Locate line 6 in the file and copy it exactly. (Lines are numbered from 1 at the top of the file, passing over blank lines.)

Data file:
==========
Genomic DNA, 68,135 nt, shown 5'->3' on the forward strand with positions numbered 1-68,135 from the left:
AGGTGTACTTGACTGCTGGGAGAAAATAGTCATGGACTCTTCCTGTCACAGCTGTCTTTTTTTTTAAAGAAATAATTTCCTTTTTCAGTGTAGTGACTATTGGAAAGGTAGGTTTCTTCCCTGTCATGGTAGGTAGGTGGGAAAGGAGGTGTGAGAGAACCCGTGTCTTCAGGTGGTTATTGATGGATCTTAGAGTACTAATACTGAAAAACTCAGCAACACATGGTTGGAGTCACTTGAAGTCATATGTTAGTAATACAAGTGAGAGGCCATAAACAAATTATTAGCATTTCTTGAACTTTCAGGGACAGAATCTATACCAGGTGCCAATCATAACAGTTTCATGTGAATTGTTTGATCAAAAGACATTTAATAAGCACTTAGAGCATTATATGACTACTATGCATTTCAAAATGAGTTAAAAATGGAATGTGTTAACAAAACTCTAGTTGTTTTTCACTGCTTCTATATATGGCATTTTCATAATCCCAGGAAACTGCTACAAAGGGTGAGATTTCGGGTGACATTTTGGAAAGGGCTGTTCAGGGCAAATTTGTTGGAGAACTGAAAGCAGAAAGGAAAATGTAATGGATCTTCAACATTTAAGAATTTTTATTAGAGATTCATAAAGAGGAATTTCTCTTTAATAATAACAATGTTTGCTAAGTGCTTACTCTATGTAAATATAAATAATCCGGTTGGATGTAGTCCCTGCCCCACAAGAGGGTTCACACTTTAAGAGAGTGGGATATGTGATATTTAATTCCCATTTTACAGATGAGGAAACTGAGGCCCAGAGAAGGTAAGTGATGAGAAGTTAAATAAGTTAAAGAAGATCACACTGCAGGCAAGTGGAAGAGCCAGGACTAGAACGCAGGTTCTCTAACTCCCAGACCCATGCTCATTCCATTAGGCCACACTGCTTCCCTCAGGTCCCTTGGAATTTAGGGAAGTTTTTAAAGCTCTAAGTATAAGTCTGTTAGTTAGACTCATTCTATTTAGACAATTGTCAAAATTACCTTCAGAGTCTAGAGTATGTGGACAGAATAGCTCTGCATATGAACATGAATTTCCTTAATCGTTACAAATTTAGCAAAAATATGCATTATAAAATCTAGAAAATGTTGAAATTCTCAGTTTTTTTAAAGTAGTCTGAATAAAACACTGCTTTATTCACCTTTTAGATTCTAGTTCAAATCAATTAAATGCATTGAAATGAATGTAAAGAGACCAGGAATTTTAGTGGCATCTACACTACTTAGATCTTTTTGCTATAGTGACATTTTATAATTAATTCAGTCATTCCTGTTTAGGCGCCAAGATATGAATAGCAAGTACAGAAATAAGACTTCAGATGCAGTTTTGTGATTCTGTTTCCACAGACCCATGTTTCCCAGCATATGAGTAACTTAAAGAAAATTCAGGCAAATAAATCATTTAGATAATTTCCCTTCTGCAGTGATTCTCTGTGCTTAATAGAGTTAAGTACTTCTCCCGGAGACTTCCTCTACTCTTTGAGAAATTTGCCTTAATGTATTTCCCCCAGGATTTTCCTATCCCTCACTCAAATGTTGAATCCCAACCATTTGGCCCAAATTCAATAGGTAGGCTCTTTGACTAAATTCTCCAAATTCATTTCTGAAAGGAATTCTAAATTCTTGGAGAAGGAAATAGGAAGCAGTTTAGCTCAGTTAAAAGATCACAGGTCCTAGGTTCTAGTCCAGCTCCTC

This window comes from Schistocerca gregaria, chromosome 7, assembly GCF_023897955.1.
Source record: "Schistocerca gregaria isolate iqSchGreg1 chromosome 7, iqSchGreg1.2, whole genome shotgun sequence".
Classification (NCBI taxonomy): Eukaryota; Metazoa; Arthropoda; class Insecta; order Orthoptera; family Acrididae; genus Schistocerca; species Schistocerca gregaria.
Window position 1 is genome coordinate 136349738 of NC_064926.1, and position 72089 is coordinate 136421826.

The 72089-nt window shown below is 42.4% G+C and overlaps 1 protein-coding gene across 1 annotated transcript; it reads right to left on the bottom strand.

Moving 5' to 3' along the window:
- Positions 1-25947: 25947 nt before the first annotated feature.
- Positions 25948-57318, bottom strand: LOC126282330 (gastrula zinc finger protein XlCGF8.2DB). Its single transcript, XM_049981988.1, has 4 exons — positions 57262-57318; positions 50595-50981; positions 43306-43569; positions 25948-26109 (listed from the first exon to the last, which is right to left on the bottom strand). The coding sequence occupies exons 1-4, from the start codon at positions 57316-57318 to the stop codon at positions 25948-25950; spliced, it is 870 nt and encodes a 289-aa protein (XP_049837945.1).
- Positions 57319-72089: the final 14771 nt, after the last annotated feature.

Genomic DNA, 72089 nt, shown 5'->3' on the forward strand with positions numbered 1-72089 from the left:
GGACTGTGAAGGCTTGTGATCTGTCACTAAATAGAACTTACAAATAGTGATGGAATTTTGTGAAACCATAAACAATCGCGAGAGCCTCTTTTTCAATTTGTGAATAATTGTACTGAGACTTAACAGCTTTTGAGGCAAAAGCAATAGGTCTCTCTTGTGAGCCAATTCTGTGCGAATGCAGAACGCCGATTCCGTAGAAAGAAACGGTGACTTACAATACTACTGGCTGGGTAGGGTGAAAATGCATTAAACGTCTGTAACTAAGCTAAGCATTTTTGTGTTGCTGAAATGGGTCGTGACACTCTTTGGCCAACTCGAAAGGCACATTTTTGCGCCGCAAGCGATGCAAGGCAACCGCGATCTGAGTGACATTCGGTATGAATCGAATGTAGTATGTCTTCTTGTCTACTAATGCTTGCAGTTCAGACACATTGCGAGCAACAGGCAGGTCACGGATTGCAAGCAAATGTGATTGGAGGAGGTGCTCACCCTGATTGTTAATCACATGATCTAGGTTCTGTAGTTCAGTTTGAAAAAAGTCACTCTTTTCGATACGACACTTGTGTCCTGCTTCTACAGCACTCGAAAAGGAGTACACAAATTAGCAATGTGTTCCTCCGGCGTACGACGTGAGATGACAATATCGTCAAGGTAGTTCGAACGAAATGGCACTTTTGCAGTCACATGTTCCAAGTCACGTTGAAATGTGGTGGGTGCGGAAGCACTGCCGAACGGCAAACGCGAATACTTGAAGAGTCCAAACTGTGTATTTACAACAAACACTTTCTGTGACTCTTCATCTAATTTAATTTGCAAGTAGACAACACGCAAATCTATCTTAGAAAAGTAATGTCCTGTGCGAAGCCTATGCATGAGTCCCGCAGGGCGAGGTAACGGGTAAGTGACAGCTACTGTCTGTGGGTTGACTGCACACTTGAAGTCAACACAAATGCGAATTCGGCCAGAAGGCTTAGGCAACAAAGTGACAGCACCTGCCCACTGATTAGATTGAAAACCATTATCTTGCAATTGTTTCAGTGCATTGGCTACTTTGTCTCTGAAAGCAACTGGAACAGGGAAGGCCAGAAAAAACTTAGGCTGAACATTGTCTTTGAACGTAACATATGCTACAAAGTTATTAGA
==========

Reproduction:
Window position 1 is genome coordinate 136349738 of NC_064926.1, and position 72089 is coordinate 136421826.